Tuning the RECYCLE Pool
Oracle Tips by Burleson
The RECYCLE pool was created in Oracle8 to
provide a reusable data buffer for transient data blocks. A
transient data block is a data block that is being read as a part of a
large-table full table scan and is not likely to be requested again by
Oracle in the near future.
In Oracle7, a
RECYCLE pool is implemented in the data buffer by reserving blocks at
the end of the most recently used chain. These blocks at the end of
the buffer were loaded from data blocks from full table scans while
all other incoming data blocks went to the head of the data buffer
(see Figure 9-10).
Figure 9-64: The Oracle7 version of the RECYCLE
Now that we see how the KEEP pool is used,
let's discuss the RECYCLE pool and see how it is used for buffering
within the SGA.
Identifying Candidates for the
The goal of placing objects into the RECYCLE
pool is to segregate large tables that perform frequent full table
scans. To see the large-table full table scans, we must return to our
full table scan report from access.sql:
22 page 1
full table scans and counts
OWNER NAME NUM_ROWS C K BLOCKS
---------- ------------------------ ------------ - - --------
APPLSYS FND_CONC_RELEASE_DISJS 39 N K 2
APPLSYS FND_CONC_RELEASE_PERIODS 39 N K 2
APPLSYS FND_CONC_RELEASE_STATES 1 N K 2
SYS DUAL N K 2
APPLSYS FND_CONC_PP_ACTIONS 7,021 N 1,262
APPLSYS FND_CONC_REL_CONJ_MEMBER 0 N K 22
From this listing, we see one table that is clearly a
candidate for the RECYCLE pool. The fnd_conc_pp_actions table contains
1,262 blocks and has had 52,036 full table scans. This is a clear
candidate for inclusion into the RECYCLE pool.
CAUTION: Before blindly assigning a table to the
RECYCLE pool, the prudent DBA should always verify that the
large-table full table scan is legitimate. In many cases, a poorly
tuned query may be performing a full table scan against the table even
though the query returns far less than 40 percent of the table rows.
As a general rule, large-table full table scans are only legitimate in
systems such as data warehouses where frequent SUM or AVG queries are
required to touch the majority of the table rows.
Once we have noticed possible candidates for
the RECYCLE pool, we can run a script that will read the plan table
generated from access.sql. This query will look for large
tables (greater than 1,000 blocks) that are not already assigned to
the RECYCLE pool.
-- Report section
set echo off;
set feedback on
set pages 999;
column nbr_FTS format 999,999
column num_rows format 999,999,999
column blocks format 999,999
column owner format a14;
column name format a25;
set heading off;
set feedback off;
'alter table '||p.owner||'.'||p.name||' storage (buffer_pool
operation = 'TABLE ACCESS'
options = 'FULL') p
s.addr||':'||TO_CHAR(s.hashval) = p.stid
t.table_name = s.segment_name
t.table_name = p.name
t.owner = p.owner
t.buffer_pool <> 'RECYCLE'
s.blocks > 1000
p.owner, p.name, t.num_rows, s.blocks
Here is an example of the output from this
alter table APPLSYS.FND_CONC_PP_ACTIONS storage (buffer_pool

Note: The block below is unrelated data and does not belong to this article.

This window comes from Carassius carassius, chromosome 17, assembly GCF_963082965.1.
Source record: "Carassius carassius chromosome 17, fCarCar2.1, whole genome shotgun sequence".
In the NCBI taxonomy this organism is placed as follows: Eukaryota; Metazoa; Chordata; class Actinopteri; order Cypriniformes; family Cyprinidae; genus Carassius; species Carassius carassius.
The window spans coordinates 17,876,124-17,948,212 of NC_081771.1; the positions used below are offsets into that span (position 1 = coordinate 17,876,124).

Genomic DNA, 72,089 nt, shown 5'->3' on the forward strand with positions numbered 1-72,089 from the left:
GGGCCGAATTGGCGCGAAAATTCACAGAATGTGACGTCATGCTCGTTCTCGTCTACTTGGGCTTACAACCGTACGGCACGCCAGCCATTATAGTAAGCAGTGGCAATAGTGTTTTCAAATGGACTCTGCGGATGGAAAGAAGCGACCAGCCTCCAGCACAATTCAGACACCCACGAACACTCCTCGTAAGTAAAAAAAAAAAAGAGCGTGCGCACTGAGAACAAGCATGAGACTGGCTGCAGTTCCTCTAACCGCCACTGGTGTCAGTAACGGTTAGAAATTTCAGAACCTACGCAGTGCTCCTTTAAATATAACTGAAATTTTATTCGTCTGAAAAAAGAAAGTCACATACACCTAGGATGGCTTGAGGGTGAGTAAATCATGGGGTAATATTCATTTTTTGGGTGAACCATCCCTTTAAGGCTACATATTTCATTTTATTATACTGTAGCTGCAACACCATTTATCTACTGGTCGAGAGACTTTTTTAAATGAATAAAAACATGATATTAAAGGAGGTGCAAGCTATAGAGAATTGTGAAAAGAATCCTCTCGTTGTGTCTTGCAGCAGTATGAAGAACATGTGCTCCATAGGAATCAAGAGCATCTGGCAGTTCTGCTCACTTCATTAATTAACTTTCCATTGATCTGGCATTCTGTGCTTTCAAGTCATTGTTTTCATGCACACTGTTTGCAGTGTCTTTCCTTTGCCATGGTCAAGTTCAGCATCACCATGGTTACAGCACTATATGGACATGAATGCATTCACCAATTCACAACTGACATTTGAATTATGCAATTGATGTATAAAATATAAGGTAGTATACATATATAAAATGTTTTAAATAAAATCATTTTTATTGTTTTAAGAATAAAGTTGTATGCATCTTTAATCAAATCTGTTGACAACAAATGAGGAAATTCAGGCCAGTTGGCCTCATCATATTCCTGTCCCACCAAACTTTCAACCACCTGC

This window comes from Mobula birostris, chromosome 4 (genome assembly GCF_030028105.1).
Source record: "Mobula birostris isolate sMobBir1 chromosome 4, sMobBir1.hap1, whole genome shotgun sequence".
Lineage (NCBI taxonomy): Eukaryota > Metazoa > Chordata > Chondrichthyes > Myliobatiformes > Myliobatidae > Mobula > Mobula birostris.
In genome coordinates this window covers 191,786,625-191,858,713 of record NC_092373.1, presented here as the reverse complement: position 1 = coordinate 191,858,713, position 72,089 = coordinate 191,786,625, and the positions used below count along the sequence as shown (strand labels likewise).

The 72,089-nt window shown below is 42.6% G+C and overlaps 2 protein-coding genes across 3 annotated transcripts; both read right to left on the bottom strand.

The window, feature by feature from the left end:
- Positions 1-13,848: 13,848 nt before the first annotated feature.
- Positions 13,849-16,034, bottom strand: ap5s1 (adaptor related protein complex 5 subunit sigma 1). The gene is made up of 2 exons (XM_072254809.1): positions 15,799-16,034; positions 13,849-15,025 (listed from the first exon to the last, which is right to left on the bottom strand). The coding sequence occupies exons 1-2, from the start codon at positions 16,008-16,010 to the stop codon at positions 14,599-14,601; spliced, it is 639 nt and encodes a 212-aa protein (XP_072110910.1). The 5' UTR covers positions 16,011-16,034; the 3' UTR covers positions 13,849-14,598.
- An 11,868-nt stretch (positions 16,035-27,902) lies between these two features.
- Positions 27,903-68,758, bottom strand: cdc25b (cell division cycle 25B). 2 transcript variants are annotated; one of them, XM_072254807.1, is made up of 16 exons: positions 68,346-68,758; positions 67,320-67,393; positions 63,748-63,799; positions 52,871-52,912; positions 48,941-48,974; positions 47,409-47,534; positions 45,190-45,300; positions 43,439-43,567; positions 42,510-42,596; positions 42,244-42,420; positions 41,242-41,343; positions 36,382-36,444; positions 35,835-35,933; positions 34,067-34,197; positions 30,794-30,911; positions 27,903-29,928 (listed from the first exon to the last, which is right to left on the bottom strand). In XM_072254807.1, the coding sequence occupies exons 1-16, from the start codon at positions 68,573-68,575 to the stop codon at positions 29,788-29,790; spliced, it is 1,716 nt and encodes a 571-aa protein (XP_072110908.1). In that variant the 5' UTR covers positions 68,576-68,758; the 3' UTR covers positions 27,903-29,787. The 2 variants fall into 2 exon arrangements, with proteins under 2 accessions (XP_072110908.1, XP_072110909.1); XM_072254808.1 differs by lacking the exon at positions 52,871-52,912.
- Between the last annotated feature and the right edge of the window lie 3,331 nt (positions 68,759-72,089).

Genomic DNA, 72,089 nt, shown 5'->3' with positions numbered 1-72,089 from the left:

Remember, before adding any table to the
RECYCLE pool, the DBA should extract the SQL source and verify that
the query is retrieving more than 40 percent of the rows in the table.
Now that we have covered a technique for
finding large-table full table scans from the library cache, let's
look at another approach for finding RECYCLE pool candidates that uses
the x$bh view.
Advanced RECYCLE Pool Tuning
The following query uses x$bh.tch to identify
objects in the buffer cache with single-touch buffer counts totaling
more than 5 percent of the total cache. These segments are potentially
good candidates for placement in the RECYCLE buffer pool as they are
occupying significant cache space with blocks that have not yet been
set pages 999;
column avg_touches format 999
column myname heading 'Name' format a30
column mytype heading 'Type' format a10
column buffers format 999,999
(select value totsize from v$parameter
where name = 'db_cache_size')
a.obj = b.object_id
tch=1 -- This line only works in 8.1.6 and above
b.object_name = s.segment_name
b.owner not in ('SYS','SYSTEM')
100*(COUNT(1)/totsize) > 5
NOTE: You must remove the reference to the touch (tch)
column if you are using a release of Oracle prior to 8.1.6. This
report is useful in releases prior to 8.1.6, but you will not be able
to tell how many times the objects have been touched after entry into
Here is a sample report from the output of this
script. Note that these indexes and tables comprise more than 5
percent of the space in the data buffer and the data blocks have only
been touched once. This is characteristic of large-table full table
Name BLOCKS BUFFERS PCT_CACHE
--------- ------------------------------ ---------- --------
INDEX WIP_REQUIREMENT_OPERATIONS_U1 1042 334
TABLE MTL_DEMAND_INTERFACE 847 818
TABLE MTL_SYSTEM_ITEMS 4227 493
Again, when making a decision to add one of the
objects to the RECYCLE pool, you need to consider the number of blocks
in the table and the frequency that the table or index appears in the
output from this script.
Remember, locating candidates for the RECYCLE
pool is an iterative process. Because of the dynamic nature of the
data buffer caches, the DBA may want to run this script every minute
for several hours to get the full picture of data block activity
within the data buffer.
Now that we have covered the monitoring and
tuning of the data buffer pools, let's take a look at scripts that can
be used to plot the average data buffer hit ratio over specific
periods of time.
This is an excerpt from "Oracle
High Performance tuning with STATSPACK" by Oracle Press.
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